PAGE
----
If instead of behaving in a habitual pattern, the individual remains quiet he can respond differently to any situation he finds his self in.

A changed self is a self that no longer responds as ones earlier self-concept disposed one to respond; a changed self chooses to be calm and peaceful in all situations until it learns what is the appropriate way to deal with them before it responds to them.

I am not indulging in abstract writing; I am talking about what I do in real life. In every situation I find myself in, instead of looking at it with my habitual pattern of wishing for ideals, I simply remain quiet and say nothing. In saying and doing nothing I tend to come up with more appropriate responses to new situations instead of my earlier knee jerk idealistic pattern of responding with how the situations ought to be better and thus criticizing what they currently are.

What I do is not Western secular psychotherapy or Oriental religion based psychotherapy or African religions based thinking and behaving patterns; I am simply doing what pure reason disposes me to do.

I borrowed from the West, East and Africa; my approach is eclectic; call it whatever you like, the fact is that it works.

My approach to psychotherapy insists that we study the individual's body and how that body made him to behave; that we delineate the individual's personality. Thereafter, we show him how to think and behave differently given the realities of his body and the physical and social world.

If he does so he lives more peacefully and happily.  He accepts reality as it is.

EXISTENTIAL PSYCHOTHERAPY

Our universe is essentially meaningless and pointless. Why is it pointless? It is because it exists and will die. My approach to the universe is existential (philosophy). I have no illusions that there is meaning and purpose in our lives; there are none.

We are like other animals; we are born with a desire to live and struggle to survive and do whatever we have to do to live.

Perhaps, we live to be a hundred years before we die.  Our bodies, like animals' bodies and trees rot and decay back to the 64 or so elements they are made of. The elements in our bodies decay to electrons, protons and neutrons. Protons and neutrons decay to quarks those decay to photons.

We are part of the light that came out of the Big Bang, 13.8 billion years ago. Where that light came from we do not know.

Some say that that physical light came from spiritual light, aka God. The concept of God takes us to the unknown.  I would rather stay with what science knows for certain.

I am not interested in escaping into religion. I am rooted in pure reason and science; those show me a meaningless and purposeless universe; therefore, existential philosophy that accepts the utter meaninglessness of our being makes sense to me.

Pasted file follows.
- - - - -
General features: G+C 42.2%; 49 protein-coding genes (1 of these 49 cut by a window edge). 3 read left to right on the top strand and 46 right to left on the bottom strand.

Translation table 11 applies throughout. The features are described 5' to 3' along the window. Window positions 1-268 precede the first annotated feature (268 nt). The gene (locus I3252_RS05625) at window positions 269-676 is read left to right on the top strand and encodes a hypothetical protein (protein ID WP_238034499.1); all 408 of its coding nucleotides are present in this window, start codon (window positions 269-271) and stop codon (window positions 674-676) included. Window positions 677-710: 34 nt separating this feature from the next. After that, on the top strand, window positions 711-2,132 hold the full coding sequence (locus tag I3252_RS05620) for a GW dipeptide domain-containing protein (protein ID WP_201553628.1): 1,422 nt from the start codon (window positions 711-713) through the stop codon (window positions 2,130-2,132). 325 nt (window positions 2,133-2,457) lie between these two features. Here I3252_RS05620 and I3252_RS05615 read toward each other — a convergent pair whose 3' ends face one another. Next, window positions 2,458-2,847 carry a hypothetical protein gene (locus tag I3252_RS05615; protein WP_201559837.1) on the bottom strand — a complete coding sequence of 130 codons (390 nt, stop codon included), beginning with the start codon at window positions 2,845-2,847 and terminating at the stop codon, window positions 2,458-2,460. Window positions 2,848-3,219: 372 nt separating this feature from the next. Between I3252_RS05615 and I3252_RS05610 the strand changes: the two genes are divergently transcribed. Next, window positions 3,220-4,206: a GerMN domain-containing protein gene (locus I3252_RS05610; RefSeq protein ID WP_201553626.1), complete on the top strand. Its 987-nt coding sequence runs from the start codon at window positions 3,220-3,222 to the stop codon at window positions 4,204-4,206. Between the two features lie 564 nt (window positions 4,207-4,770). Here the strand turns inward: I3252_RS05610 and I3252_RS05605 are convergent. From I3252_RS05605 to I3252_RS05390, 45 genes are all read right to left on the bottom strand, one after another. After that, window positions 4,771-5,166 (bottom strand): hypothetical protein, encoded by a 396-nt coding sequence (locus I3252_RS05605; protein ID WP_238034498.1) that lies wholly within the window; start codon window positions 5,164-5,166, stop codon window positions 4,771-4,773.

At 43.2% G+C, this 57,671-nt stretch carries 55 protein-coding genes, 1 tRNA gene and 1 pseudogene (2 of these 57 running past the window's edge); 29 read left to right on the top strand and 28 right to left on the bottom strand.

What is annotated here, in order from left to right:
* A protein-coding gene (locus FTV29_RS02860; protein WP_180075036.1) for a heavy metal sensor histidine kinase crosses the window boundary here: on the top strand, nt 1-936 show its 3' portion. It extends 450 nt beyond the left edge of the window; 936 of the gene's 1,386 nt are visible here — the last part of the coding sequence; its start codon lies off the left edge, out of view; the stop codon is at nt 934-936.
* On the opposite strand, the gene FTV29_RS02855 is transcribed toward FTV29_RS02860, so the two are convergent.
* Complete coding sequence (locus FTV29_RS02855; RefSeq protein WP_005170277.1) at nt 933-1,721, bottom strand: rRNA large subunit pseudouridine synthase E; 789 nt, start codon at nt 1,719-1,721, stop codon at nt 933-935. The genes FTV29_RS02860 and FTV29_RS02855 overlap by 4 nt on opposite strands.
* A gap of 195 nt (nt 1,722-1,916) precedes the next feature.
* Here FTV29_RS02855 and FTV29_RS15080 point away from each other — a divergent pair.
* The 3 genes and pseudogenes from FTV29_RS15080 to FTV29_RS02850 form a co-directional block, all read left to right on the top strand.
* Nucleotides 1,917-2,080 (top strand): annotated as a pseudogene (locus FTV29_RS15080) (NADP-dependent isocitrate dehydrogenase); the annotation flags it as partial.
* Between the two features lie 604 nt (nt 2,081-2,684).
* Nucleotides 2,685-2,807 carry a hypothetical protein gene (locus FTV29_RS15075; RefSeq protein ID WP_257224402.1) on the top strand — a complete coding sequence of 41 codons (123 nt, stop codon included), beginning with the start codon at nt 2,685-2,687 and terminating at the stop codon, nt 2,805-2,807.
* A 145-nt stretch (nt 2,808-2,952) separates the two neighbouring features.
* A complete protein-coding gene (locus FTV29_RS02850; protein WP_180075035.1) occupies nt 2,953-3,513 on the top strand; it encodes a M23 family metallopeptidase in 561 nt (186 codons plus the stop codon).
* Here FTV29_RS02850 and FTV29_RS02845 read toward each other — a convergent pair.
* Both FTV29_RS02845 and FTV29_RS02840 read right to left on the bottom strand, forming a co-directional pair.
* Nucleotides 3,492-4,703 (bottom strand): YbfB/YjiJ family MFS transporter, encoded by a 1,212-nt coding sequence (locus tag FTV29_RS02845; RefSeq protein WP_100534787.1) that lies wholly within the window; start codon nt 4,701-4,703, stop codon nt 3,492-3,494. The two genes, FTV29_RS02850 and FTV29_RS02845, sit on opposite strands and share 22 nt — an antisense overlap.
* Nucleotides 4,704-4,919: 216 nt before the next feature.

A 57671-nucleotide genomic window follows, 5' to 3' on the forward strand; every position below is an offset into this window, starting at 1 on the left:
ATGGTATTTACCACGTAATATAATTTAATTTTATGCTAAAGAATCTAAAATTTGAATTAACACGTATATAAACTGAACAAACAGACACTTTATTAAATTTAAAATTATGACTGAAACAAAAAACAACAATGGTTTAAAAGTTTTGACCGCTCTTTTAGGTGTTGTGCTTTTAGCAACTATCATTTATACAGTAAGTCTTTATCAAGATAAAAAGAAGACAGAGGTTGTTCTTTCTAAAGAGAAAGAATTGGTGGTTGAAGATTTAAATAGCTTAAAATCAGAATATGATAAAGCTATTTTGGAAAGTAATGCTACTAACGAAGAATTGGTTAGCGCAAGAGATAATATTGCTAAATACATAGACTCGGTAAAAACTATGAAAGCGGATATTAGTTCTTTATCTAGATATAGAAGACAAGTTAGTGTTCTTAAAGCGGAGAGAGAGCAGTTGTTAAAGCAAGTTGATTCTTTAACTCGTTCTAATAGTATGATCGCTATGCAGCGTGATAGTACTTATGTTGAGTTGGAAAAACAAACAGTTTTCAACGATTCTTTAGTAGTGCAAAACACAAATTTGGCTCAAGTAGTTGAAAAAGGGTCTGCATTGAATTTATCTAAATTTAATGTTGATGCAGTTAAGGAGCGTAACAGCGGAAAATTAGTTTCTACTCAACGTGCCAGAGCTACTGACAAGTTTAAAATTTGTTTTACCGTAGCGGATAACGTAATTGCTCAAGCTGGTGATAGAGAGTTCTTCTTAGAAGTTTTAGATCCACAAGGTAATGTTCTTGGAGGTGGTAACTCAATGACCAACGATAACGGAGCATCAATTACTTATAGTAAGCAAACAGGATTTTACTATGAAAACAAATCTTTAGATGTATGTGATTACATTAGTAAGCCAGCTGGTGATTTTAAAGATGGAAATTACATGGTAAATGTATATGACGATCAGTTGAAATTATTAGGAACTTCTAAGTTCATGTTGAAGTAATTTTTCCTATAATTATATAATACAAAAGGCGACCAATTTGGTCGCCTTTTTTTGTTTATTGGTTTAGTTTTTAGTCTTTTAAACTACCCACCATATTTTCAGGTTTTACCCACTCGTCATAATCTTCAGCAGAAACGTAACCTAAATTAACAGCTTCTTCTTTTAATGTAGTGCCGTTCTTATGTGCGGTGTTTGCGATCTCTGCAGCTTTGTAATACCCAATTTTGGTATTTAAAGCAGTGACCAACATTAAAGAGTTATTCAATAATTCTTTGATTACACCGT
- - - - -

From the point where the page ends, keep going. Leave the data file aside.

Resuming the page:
I know that we would rather that there is meaning and purpose to our lives; we would rather feel like we are special and have worth.

The observable fact is that we are just part of nature. Yes, it makes us feel existentially depressed to see ourselves as nothing, as not special and important.  But one does not have to be depressed by reality; one can accept it and make the most of it.

One should discover a line of work that one has aptitude in and like doing, study it and do it twenty four seven; if one commits totally to a line of work one tends to obtain whatever joy there is in our lives.

Besides, when one is lost in doing what one likes doing one forgets space, time and matter; one feels immortal.  I derive joy from trying to understand phenomena (both at the physical and psychological levels).

Upon discovering that our lives are pointless and meaningless, some people try to give themselves imaginary significance; such persons posit imaginary worth and see themselves as worthwhile.

In extreme cases, such persons become paranoid and deluded. What is delusion disorder but man's attempt to give his self-false worth?

The deluded person knows that he is worthless, as all of us are, but instead of accepting that reality he uses his mind to posit a sense of false grandeur and believe that he is it.

He presents a false, imaginary sense of grandeur to other people and wants them to collude with him and accept it as who he is. If they accept his false significance he gets along with them but if they don't he feels demeaned and angry at them.

The paranoid person is always looking at peoples behaviors to see if they belittled him or not. If he senses belittlement he feels annoyed and fights with people.

He is always accusing people of demeaning him and quarrelling with them. He can heal his psychopathology by doing this simple thing: stop all desire to seem important, for he is not important.

No human being who lives in body that will die, decay and smell worse than feces has worth.  The postulation of a self that survives death, a spiritual self, is laughable.